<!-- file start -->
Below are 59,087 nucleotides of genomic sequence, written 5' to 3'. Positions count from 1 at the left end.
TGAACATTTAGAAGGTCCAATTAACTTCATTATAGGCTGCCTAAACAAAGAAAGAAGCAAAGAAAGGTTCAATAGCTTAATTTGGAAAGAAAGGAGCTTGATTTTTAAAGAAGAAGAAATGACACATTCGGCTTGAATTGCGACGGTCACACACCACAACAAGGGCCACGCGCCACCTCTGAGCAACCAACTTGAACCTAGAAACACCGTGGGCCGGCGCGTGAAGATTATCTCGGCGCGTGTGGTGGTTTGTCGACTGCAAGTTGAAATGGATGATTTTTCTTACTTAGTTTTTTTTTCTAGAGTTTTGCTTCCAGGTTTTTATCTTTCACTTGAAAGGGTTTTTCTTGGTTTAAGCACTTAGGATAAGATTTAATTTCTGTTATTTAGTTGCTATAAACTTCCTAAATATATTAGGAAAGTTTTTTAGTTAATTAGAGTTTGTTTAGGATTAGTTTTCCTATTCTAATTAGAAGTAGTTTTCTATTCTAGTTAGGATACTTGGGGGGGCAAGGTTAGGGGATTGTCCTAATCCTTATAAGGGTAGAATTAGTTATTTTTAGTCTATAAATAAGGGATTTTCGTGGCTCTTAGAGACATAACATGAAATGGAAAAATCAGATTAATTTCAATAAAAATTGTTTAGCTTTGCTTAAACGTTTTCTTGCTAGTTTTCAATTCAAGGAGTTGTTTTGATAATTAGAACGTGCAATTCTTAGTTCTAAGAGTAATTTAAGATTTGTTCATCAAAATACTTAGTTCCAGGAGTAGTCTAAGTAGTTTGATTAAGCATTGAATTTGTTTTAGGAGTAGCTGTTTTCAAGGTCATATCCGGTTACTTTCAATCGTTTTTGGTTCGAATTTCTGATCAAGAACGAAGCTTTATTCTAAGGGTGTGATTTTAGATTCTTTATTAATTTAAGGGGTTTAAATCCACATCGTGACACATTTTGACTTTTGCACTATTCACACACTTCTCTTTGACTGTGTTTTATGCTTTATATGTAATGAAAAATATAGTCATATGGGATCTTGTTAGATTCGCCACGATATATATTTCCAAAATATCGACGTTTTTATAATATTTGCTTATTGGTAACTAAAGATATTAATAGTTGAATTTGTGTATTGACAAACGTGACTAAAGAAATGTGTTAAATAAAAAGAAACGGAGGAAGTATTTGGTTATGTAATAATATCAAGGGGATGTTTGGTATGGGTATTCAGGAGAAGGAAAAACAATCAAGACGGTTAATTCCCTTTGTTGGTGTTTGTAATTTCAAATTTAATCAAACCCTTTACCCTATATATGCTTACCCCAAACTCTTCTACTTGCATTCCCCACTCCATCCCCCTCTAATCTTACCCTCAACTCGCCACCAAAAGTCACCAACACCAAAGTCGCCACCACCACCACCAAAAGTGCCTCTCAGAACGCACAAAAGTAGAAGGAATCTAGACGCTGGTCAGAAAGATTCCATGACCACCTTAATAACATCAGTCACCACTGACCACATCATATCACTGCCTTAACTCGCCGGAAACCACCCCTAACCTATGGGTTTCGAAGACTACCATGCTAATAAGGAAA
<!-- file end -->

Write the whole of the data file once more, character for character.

Below are 59,087 nucleotides of genomic sequence, written 5' to 3'. Positions count from 1 at the left end.
TGAACATTTAGAAGGTCCAATTAACTTCATTATAGGCTGCCTAAACAAAGAAAGAAGCAAAGAAAGGTTCAATAGCTTAATTTGGAAAGAAAGGAGCTTGATTTTTAAAGAAGAAGAAATGACACATTCGGCTTGAATTGCGACGGTCACACACCACAACAAGGGCCACGCGCCACCTCTGAGCAACCAACTTGAACCTAGAAACACCGTGGGCCGGCGCGTGAAGATTATCTCGGCGCGTGTGGTGGTTTGTCGACTGCAAGTTGAAATGGATGATTTTTCTTACTTAGTTTTTTTTTCTAGAGTTTTGCTTCCAGGTTTTTATCTTTCACTTGAAAGGGTTTTTCTTGGTTTAAGCACTTAGGATAAGATTTAATTTCTGTTATTTAGTTGCTATAAACTTCCTAAATATATTAGGAAAGTTTTTTAGTTAATTAGAGTTTGTTTAGGATTAGTTTTCCTATTCTAATTAGAAGTAGTTTTCTATTCTAGTTAGGATACTTGGGGGGGCAAGGTTAGGGGATTGTCCTAATCCTTATAAGGGTAGAATTAGTTATTTTTAGTCTATAAATAAGGGATTTTCGTGGCTCTTAGAGACATAACATGAAATGGAAAAATCAGATTAATTTCAATAAAAATTGTTTAGCTTTGCTTAAACGTTTTCTTGCTAGTTTTCAATTCAAGGAGTTGTTTTGATAATTAGAACGTGCAATTCTTAGTTCTAAGAGTAATTTAAGATTTGTTCATCAAAATACTTAGTTCCAGGAGTAGTCTAAGTAGTTTGATTAAGCATTGAATTTGTTTTAGGAGTAGCTGTTTTCAAGGTCATATCCGGTTACTTTCAATCGTTTTTGGTTCGAATTTCTGATCAAGAACGAAGCTTTATTCTAAGGGTGTGATTTTAGATTCTTTATTAATTTAAGGGGTTTAAATCCACATCGTGACACATTTTGACTTTTGCACTATTCACACACTTCTCTTTGACTGTGTTTTATGCTTTATATGTAATGAAAAATATAGTCATATGGGATCTTGTTAGATTCGCCACGATATATATTTCCAAAATATCGACGTTTTTATAATATTTGCTTATTGGTAACTAAAGATATTAATAGTTGAATTTGTGTATTGACAAACGTGACTAAAGAAATGTGTTAAATAAAAAGAAACGGAGGAAGTATTTGGTTATGTAATAATATCAAGGGGATGTTTGGTATGGGTATTCAGGAGAAGGAAAAACAATCAAGACGGTTAATTCCCTTTGTTGGTGTTTGTAATTTCAAATTTAATCAAACCCTTTACCCTATATATGCTTACCCCAAACTCTTCTACTTGCATTCCCCACTCCATCCCCCTCTAATCTTACCCTCAACTCGCCACCAAAAGTCACCAACACCAAAGTCGCCACCACCACCACCAAAAGTGCCTCTCAGAACGCACAAAAGTAGAAGGAATCTAGACGCTGGTCAGAAAGATTCCATGACCACCTTAATAACATCAGTCACCACTGACCACATCATATCACTGCCTTAACTCGCCGGAAACCACCCCTAACCTATGGGTTTCGAAGACTACCATGCTAATAAGGAAA